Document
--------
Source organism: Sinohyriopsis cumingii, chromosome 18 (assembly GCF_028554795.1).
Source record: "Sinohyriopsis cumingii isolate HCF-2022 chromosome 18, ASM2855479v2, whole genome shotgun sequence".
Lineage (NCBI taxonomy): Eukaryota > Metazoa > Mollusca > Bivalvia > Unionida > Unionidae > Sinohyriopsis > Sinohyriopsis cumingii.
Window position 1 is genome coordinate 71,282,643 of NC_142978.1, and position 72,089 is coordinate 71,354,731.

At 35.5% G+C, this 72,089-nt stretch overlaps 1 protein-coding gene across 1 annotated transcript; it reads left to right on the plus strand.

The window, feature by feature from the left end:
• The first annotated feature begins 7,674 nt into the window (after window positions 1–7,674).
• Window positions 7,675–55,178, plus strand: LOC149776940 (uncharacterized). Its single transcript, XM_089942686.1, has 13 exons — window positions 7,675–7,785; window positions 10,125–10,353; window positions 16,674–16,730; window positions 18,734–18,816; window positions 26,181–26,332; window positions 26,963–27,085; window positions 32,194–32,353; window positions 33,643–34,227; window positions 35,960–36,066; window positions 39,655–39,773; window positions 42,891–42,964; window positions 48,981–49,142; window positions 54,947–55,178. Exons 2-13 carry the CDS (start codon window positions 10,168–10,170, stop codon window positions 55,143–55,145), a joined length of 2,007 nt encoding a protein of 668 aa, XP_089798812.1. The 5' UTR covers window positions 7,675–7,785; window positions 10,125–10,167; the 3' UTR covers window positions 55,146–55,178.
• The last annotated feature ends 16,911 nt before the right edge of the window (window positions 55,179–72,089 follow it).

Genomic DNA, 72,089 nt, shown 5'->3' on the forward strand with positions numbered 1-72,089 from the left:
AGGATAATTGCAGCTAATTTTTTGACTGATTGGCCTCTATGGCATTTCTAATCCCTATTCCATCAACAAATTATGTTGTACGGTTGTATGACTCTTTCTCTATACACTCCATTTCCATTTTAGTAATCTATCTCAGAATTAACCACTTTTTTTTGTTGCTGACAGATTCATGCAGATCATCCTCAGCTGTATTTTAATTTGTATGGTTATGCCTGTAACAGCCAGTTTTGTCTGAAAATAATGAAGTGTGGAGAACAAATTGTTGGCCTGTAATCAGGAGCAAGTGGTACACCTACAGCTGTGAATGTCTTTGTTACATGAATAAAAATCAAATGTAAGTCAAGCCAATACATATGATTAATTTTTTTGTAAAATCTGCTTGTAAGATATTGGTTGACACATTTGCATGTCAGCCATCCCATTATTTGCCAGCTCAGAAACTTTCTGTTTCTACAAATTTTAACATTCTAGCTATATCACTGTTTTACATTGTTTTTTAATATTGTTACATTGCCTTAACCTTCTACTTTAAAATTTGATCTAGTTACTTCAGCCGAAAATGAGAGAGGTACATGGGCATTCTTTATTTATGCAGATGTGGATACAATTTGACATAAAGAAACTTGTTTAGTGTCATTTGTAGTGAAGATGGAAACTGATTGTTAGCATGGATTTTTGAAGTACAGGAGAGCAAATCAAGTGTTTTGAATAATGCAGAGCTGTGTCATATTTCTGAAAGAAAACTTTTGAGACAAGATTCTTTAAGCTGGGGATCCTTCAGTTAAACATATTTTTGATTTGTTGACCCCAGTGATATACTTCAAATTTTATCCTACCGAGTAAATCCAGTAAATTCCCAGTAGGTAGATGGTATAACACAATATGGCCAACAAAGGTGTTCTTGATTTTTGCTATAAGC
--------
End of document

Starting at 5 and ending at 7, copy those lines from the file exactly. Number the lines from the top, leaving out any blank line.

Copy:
At 35.5% G+C, this 72,089-nt stretch overlaps 1 protein-coding gene across 1 annotated transcript; it reads left to right on the plus strand.

The window, feature by feature from the left end:
• The first annotated feature begins 7,674 nt into the window (after window positions 1–7,674).